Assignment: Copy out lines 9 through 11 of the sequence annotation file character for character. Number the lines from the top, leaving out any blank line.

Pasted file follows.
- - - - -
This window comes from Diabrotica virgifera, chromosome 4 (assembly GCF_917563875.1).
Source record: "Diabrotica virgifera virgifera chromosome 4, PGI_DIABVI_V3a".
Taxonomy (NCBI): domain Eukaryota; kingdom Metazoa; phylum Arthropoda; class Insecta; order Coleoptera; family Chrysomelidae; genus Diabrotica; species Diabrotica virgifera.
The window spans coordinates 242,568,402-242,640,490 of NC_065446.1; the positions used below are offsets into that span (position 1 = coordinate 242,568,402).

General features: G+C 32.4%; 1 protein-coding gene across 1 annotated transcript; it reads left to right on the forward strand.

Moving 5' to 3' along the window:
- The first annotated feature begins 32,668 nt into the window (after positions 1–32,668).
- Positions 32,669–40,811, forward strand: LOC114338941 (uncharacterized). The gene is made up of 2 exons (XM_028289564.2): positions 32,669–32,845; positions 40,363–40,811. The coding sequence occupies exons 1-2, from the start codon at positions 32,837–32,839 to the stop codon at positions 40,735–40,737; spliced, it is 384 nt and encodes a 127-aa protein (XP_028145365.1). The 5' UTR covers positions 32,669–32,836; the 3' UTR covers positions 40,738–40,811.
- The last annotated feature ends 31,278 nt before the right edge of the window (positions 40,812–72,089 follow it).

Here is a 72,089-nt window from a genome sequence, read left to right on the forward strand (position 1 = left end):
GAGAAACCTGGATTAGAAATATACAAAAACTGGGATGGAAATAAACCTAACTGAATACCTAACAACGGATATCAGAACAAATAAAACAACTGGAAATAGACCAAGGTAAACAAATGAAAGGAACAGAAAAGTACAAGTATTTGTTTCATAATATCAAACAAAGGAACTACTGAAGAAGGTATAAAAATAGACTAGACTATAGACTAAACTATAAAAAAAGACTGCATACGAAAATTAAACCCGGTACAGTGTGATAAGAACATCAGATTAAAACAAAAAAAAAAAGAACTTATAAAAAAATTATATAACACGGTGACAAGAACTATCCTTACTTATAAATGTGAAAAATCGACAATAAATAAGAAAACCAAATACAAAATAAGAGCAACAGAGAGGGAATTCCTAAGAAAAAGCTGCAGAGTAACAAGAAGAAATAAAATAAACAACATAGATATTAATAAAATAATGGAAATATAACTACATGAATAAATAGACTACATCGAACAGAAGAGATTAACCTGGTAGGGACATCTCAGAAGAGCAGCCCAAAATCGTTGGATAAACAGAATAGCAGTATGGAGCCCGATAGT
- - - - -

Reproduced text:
- The last annotated feature ends 31,278 nt before the right edge of the window (positions 40,812–72,089 follow it).

Here is a 72,089-nt window from a genome sequence, read left to right on the forward strand (position 1 = left end):
GAGAAACCTGGATTAGAAATATACAAAAACTGGGATGGAAATAAACCTAACTGAATACCTAACAACGGATATCAGAACAAATAAAACAACTGGAAATAGACCAAGGTAAACAAATGAAAGGAACAGAAAAGTACAAGTATTTGTTTCATAATATCAAACAAAGGAACTACTGAAGAAGGTATAAAAATAGACTAGACTATAGACTAAACTATAAAAAAAGACTGCATACGAAAATTAAACCCGGTACAGTGTGATAAGAACATCAGATTAAAACAAAAAAAAAAAGAACTTATAAAAAAATTATATAACACGGTGACAAGAACTATCCTTACTTATAAATGTGAAAAATCGACAATAAATAAGAAAACCAAATACAAAATAAGAGCAACAGAGAGGGAATTCCTAAGAAAAAGCTGCAGAGTAACAAGAAGAAATAAAATAAACAACATAGATATTAATAAAATAATGGAAATATAACTACATGAATAAATAGACTACATCGAACAGAAGAGATTAACCTGGTAGGGACATCTCAGAAGAGCAGCCCAAAATCGTTGGATAAACAGAATAGCAGTATGGAGCCCGATAGT